Content Hosting Primer

One of the questions I have been asking for years is ‘where is your content’.  When I first started working with Learning Management and eLearning in general, the term ‘cloud’ wasn’t a marketing trend yet.  Clients, customers, and even the companies I have worked for put their eLearning content wherever they could but generally behind a corporate firewall along with their Learning Management System (LMS).  One client I had was a commercial client that sold content – since my company hosted their LMS, we also hosted their content on the same servers.  Very easy setups!

Today it’s different.  Users are not just behind your firewall.  They are out in the world accessing the content from their phones without noticing any difference in quality of throughput or security restrictions.  This is a fantastic step forward and gets us all closer to performance driven content delivery where the information is given to us right at the moment we need it. But getting closer to this nirvana is a hard thing to do technically and as it turns out sometimes it is a very hard thing politically and socially within companies.

Content hosting is a relatively easy thing to do.  You procure a cloud environment, upload some content, plop the URL into your LMS and run….right?  It can potentially be that easy.  There is work to be done and technical tasks that need to be completed, but none of them are beyond an experienced person’s ability.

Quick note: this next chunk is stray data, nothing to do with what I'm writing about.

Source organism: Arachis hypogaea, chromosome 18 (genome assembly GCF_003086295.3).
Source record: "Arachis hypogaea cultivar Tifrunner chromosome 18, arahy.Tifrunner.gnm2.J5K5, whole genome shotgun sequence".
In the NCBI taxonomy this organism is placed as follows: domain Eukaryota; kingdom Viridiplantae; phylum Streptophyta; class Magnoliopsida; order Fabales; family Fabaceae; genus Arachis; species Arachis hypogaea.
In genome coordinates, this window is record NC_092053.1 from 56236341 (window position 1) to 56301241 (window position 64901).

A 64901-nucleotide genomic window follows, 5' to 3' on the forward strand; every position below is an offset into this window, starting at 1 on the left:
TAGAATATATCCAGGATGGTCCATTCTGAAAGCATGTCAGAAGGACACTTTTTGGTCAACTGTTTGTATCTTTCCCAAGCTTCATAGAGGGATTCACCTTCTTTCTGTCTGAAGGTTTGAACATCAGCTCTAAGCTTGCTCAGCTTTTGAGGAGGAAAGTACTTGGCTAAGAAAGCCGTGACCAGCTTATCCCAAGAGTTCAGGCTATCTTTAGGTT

There are a few questions to ask yourself next time you’re considering reviewing where your content is hosted (internally or externally).  Some of them include:

Where is your audience?  This is the primary in driver in your content development and should also be a primary driver in how you host your content.  Does your audience need access outside of the network?  If so, how will you ensure security and reliability in the connection? Who is paying for them to consume the content (who pays for wifi, data plans, etc)?

What technology is your content? This is not a call to debate the best technology, but once that determination is made, the hosting and consumption vehicles must be able to support whatever is chosen.  You may determine that you don’t even need mobile enabled content and this can be an easy question.  The point is that someone has to make the determination before you spend a significant amount of time, money, and resources on a piece of content that may not work on your intended audiences’ device.

How do you want to report on consumption? This could be a little controversial within your company.  Are you launching LMS courses that communicate completion back to the LMS?  Are you just launching videos that may or may not reside in some other system and you just want to track the launching?  There are a lot of different options depending upon the business need for the content.

An experienced content hosting team can help coordinate along with your eLearning producer to make sure your content is delivered flawlessly.  After you have made the decision to host (internally or externally) there are steps to help get your company through the technical snags that will happen.  In the next few posts we will further explore hosting and how you can effectively host content for all of your users.